UAE denies allegations of sending weapons to Sudan


The United Arab Emirates has vehemently denied allegations that it sent weapons to Sudan. In the midst of a conflict that has claimed the lives of thousands of people, the UAE insists that it remains neutral and does not take sides in the Sudanese war.

Since April 15, fighting between Sudanese generals has resulted in a significant number of casualties. The Armed Conflict Location & Event Data Project estimates that the death toll is at least 3,900.

This conflict has attracted the support of foreign powers, with neighbouring Egypt backing army chief Abdel Fattah al-Burhan, and the UAE reportedly providing support for his former deputy, Mohamed Hamdan Daglo, who commands the paramilitary Rapid Support Forces.

However, the UAE has refuted claims that it supplied arms and ammunition to any of the warring parties in Sudan. According to the UAE’s foreign ministry communications director, Afra Al Hameli, “the UAE has not supplied arms and ammunition to any of the warring parties in Sudan since the outbreak of the conflict.”

The allegations arose from a report published by the Wall Street Journal on Thursday. The report cited officials in Uganda who claimed to have discovered weapons on an Emirati aid flight to Sudanese refugees in Chad on June 2. In response, Al Hameli expressed the UAE’s “categorical refutation of the claims and allegations in the story.”

UAE denies allegations of sending weapons to Sudan
UAE denies allegations of sending weapons to Sudan.

The UAE firmly asserts that it does not take sides in the conflict and is calling for an end to the hostilities, emphasising the importance of respecting Sudan’s sovereignty.

According to a recent report by the Wall Street Journal, a disturbing discovery was made by Ugandan officials regarding an Emirati plane that had landed in Entebbe on its way to Chad. The aircraft’s manifest listed food and medical supplies as its cargo, but upon inspection, officials found green plastic crates filled with ammunition, assault rifles, and other small arms instead.

This shocking revelation raises several important questions. How did such a significant discrepancy occur between the listed cargo and the actual contents of the plane? Additionally, why was this Emirati plane allowed to continue its journey to Amdjarass International Airport in Chad, despite the presence of illicit weapons on board?

The Ugandan officials, as cited in the Wall Street Journal report, claimed that they received orders from their superiors to stop inspecting flights from the United Arab Emirates after this incident. This raises further concerns about potential complicity or oversight in allowing weapons to be transported to conflict-stricken regions like Chad.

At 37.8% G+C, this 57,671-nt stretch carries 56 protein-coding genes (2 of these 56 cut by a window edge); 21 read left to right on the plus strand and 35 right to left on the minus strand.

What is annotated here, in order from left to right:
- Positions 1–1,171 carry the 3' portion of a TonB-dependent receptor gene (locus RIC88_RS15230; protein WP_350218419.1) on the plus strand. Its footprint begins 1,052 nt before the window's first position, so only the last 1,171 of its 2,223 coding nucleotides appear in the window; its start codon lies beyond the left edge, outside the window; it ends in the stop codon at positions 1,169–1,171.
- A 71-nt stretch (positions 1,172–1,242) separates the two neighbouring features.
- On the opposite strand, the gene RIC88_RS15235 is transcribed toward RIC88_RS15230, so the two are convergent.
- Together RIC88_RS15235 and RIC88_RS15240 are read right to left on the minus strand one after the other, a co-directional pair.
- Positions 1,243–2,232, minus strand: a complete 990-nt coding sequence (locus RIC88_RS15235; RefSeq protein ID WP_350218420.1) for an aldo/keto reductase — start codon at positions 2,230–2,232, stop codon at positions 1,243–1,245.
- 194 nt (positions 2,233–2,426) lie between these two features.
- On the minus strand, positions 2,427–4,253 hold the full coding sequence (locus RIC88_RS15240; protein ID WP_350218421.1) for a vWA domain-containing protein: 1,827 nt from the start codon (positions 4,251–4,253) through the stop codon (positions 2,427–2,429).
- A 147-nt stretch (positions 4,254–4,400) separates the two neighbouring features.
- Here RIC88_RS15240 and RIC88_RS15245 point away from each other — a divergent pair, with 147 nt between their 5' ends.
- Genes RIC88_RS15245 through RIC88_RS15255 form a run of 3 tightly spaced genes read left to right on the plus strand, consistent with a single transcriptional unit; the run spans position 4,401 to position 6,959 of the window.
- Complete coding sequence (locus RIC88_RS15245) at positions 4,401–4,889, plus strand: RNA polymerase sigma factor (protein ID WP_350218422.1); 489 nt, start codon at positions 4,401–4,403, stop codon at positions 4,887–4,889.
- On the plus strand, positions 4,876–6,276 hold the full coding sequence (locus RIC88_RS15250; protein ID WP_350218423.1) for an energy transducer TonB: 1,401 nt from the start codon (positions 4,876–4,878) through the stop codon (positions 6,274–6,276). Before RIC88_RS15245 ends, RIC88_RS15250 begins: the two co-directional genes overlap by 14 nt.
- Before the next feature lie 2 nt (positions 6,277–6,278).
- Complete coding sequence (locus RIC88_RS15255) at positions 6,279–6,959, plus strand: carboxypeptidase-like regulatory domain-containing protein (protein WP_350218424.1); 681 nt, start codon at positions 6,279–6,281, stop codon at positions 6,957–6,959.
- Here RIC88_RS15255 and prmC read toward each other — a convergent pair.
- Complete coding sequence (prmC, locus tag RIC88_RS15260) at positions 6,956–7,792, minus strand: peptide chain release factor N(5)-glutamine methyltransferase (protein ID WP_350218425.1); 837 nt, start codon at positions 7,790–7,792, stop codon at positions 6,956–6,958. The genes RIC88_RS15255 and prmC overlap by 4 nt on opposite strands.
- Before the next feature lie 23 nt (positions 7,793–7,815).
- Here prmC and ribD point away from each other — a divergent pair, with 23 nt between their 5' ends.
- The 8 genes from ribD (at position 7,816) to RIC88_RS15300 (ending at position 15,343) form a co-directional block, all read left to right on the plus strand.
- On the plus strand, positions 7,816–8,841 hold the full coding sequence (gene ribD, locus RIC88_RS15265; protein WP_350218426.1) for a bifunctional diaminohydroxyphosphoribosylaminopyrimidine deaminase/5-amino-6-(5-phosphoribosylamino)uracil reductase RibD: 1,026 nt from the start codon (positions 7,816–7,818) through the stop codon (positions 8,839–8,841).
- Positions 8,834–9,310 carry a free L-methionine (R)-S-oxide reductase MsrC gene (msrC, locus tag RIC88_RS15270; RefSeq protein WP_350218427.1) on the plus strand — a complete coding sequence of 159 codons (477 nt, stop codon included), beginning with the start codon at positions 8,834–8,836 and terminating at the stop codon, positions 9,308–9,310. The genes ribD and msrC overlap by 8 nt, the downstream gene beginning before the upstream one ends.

The war in Sudan has resulted in the displacement of nearly four million people, according to the United Nations. The UAE, being an oil-rich nation, has been providing aid, including medications, in the region. They have also been involved in evacuating foreigners from the conflict zones. However, the discovery of arms on a plane intended for humanitarian aid raises serious questions about the intentions and actions of the UAE.

This incident highlights the urgent need for transparency and scrutiny in international aid efforts. It is crucial that humanitarian aid is not misused or exploited to fuel conflicts or exacerbate tensions in volatile areas. The discovery of weapons on an aid plane is a blatant violation of trust and undermines the very purpose of humanitarian assistance.

AFP contributed to this report. 

Ericson Mangoli
Ericson Mangoli is the founder and Managing Editor of Who Owns Africa, a platform for African journalism that focuses on politics, governance, and business. With a passion for truth and a dedication to highlighting pressing issues in Africa, Mangoli has become a significant voice in the field. He embarked on this journey after graduating with a degree in communications and realizing his true calling was in investigative reporting and shedding light on untold stories.  Who Owns Africa provides thought-provoking articles, in-depth analyses, and incisive commentary to help people understand the complexities of the region. Mangoli is committed to impartiality and ethical reporting, setting high standards for his team. His vision for the platform is to foster critical thinking and promote informed discussions that have a positive impact on African society. Mangoli is known for his eloquent and insightful writing which tackles pressing issues in Africa. His articles cover a range of topics including political corruption, economic development, fostering international partnerships, and African governance. He sheds light on the complexities of these subjects and empowers readers to engage in conversations for positive change. Mangoli's coverage of African politics analyzes the factors that drive change and hinder progress, while his reporting on governance advocates for stronger institutions and policies. Additionally, he explores the challenges and opportunities facing African businesses and inspires readers to contribute to Africa's economic growth.


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